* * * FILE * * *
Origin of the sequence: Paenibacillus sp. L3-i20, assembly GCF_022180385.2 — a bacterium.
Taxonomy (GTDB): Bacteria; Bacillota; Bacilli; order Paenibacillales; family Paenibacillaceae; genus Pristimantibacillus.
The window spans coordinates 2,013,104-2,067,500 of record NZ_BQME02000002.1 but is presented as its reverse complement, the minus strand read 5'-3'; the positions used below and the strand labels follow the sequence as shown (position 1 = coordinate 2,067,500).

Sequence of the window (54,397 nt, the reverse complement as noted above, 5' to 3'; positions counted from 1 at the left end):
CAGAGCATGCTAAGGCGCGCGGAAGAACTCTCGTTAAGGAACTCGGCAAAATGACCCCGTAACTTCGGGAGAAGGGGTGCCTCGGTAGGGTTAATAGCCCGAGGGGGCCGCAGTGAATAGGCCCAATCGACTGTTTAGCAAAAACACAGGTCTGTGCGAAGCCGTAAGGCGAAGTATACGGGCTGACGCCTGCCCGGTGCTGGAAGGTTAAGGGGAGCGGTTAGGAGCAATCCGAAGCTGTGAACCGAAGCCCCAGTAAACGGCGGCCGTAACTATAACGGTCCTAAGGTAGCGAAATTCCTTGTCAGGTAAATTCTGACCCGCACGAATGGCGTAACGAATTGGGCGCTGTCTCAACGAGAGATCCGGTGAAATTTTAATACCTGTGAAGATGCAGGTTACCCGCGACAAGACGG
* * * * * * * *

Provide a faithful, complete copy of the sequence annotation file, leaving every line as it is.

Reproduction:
Origin of the sequence: Paenibacillus sp. L3-i20, assembly GCF_022180385.2 — a bacterium.
Taxonomy (GTDB): Bacteria; Bacillota; Bacilli; order Paenibacillales; family Paenibacillaceae; genus Pristimantibacillus.
The window spans coordinates 2,013,104-2,067,500 of record NZ_BQME02000002.1 but is presented as its reverse complement, the minus strand read 5'-3'; the positions used below and the strand labels follow the sequence as shown (position 1 = coordinate 2,067,500).

Sequence of the window (54,397 nt, the reverse complement as noted above, 5' to 3'; positions counted from 1 at the left end):
CAGAGCATGCTAAGGCGCGCGGAAGAACTCTCGTTAAGGAACTCGGCAAAATGACCCCGTAACTTCGGGAGAAGGGGTGCCTCGGTAGGGTTAATAGCCCGAGGGGGCCGCAGTGAATAGGCCCAATCGACTGTTTAGCAAAAACACAGGTCTGTGCGAAGCCGTAAGGCGAAGTATACGGGCTGACGCCTGCCCGGTGCTGGAAGGTTAAGGGGAGCGGTTAGGAGCAATCCGAAGCTGTGAACCGAAGCCCCAGTAAACGGCGGCCGTAACTATAACGGTCCTAAGGTAGCGAAATTCCTTGTCAGGTAAATTCTGACCCGCACGAATGGCGTAACGAATTGGGCGCTGTCTCAACGAGAGATCCGGTGAAATTTTAATACCTGTGAAGATGCAGGTTACCCGCGACAAGACGG